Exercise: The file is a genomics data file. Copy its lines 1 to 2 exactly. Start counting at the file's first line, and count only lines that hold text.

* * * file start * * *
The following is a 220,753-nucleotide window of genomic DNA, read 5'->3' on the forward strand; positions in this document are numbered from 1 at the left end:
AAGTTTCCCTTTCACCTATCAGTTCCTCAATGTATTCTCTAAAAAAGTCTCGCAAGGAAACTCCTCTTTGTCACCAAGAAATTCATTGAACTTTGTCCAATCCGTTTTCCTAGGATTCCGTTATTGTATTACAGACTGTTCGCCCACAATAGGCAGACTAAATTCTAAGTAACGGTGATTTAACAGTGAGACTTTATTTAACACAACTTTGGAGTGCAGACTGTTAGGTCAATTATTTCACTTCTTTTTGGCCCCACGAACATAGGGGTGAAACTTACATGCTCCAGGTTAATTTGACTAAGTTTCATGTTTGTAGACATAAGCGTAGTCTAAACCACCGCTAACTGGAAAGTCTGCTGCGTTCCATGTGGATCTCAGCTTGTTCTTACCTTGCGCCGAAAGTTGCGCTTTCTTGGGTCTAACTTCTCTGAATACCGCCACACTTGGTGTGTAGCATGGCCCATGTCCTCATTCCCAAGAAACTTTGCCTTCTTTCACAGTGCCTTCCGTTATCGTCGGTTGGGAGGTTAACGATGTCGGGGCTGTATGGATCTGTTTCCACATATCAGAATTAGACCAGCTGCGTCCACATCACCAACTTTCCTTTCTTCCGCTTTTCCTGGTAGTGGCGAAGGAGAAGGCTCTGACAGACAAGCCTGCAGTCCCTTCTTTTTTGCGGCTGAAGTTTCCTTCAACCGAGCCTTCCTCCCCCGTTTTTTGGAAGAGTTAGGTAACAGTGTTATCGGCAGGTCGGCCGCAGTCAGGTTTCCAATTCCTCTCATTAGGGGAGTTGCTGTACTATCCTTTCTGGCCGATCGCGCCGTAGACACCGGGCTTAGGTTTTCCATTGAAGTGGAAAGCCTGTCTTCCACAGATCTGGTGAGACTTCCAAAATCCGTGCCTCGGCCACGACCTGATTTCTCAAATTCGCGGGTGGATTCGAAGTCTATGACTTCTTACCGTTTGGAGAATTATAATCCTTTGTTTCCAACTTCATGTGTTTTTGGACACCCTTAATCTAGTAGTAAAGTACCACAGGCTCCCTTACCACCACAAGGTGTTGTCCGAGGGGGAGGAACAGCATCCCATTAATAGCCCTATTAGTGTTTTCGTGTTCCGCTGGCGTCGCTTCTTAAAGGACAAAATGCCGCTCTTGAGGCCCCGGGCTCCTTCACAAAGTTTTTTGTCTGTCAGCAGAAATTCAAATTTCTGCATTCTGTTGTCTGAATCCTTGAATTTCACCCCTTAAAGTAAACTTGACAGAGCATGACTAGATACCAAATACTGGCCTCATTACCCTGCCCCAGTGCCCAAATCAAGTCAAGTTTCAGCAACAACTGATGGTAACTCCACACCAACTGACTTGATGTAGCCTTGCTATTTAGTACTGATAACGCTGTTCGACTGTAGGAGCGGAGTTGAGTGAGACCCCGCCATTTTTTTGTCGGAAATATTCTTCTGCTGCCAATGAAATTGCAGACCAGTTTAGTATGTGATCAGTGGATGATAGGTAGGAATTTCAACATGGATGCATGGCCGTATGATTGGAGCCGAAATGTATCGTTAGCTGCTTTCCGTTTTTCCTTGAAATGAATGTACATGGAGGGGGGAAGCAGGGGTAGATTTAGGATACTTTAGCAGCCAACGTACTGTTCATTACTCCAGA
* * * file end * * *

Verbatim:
The following is a 220,753-nucleotide window of genomic DNA, read 5'->3' on the forward strand; positions in this document are numbered from 1 at the left end:
AAGTTTCCCTTTCACCTATCAGTTCCTCAATGTATTCTCTAAAAAAGTCTCGCAAGGAAACTCCTCTTTGTCACCAAGAAATTCATTGAACTTTGTCCAATCCGTTTTCCTAGGATTCCGTTATTGTATTACAGACTGTTCGCCCACAATAGGCAGACTAAATTCTAAGTAACGGTGATTTAACAGTGAGACTTTATTTAACACAACTTTGGAGTGCAGACTGTTAGGTCAATTATTTCACTTCTTTTTGGCCCCACGAACATAGGGGTGAAACTTACATGCTCCAGGTTAATTTGACTAAGTTTCATGTTTGTAGACATAAGCGTAGTCTAAACCACCGCTAACTGGAAAGTCTGCTGCGTTCCATGTGGATCTCAGCTTGTTCTTACCTTGCGCCGAAAGTTGCGCTTTCTTGGGTCTAACTTCTCTGAATACCGCCACACTTGGTGTGTAGCATGGCCCATGTCCTCATTCCCAAGAAACTTTGCCTTCTTTCACAGTGCCTTCCGTTATCGTCGGTTGGGAGGTTAACGATGTCGGGGCTGTATGGATCTGTTTCCACATATCAGAATTAGACCAGCTGCGTCCACATCACCAACTTTCCTTTCTTCCGCTTTTCCTGGTAGTGGCGAAGGAGAAGGCTCTGACAGACAAGCCTGCAGTCCCTTCTTTTTTGCGGCTGAAGTTTCCTTCAACCGAGCCTTCCTCCCCCGTTTTTTGGAAGAGTTAGGTAACAGTGTTATCGGCAGGTCGGCCGCAGTCAGGTTTCCAATTCCTCTCATTAGGGGAGTTGCTGTACTATCCTTTCTGGCCGATCGCGCCGTAGACACCGGGCTTAGGTTTTCCATTGAAGTGGAAAGCCTGTCTTCCACAGATCTGGTGAGACTTCCAAAATCCGTGCCTCGGCCACGACCTGATTTCTCAAATTCGCGGGTGGATTCGAAGTCTATGACTTCTTACCGTTTGGAGAATTATAATCCTTTGTTTCCAACTTCATGTGTTTTTGGACACCCTTAATCTAGTAGTAAAGTACCACAGGCTCCCTTACCACCACAAGGTGTTGTCCGAGGGGGAGGAACAGCATCCCATTAATAGCCCTATTAGTGTTTTCGTGTTCCGCTGGCGTCGCTTCTTAAAGGACAAAATGCCGCTCTTGAGGCCCCGGGCTCCTTCACAAAGTTTTTTGTCTGTCAGCAGAAATTCAAATTTCTGCATTCTGTTGTCTGAATCCTTGAATTTCACCCCTTAAAGTAAACTTGACAGAGCATGACTAGATACCAAATACTGGCCTCATTACCCTGCCCCAGTGCCCAAATCAAGTCAAGTTTCAGCAACAACTGATGGTAACTCCACACCAACTGACTTGATGTAGCCTTGCTATTTAGTACTGATAACGCTGTTCGACTGTAGGAGCGGAGTTGAGTGAGACCCCGCCATTTTTTTGTCGGAAATATTCTTCTGCTGCCAATGAAATTGCAGACCAGTTTAGTATGTGATCAGTGGATGATAGGTAGGAATTTCAACATGGATGCATGGCCGTATGATTGGAGCCGAAATGTATCGTTAGCTGCTTTCCGTTTTTCCTTGAAATGAATGTACATGGAGGGGGGAAGCAGGGGTAGATTTAGGATACTTTAGCAGCCAACGTACTGTTCATTACTCCAGA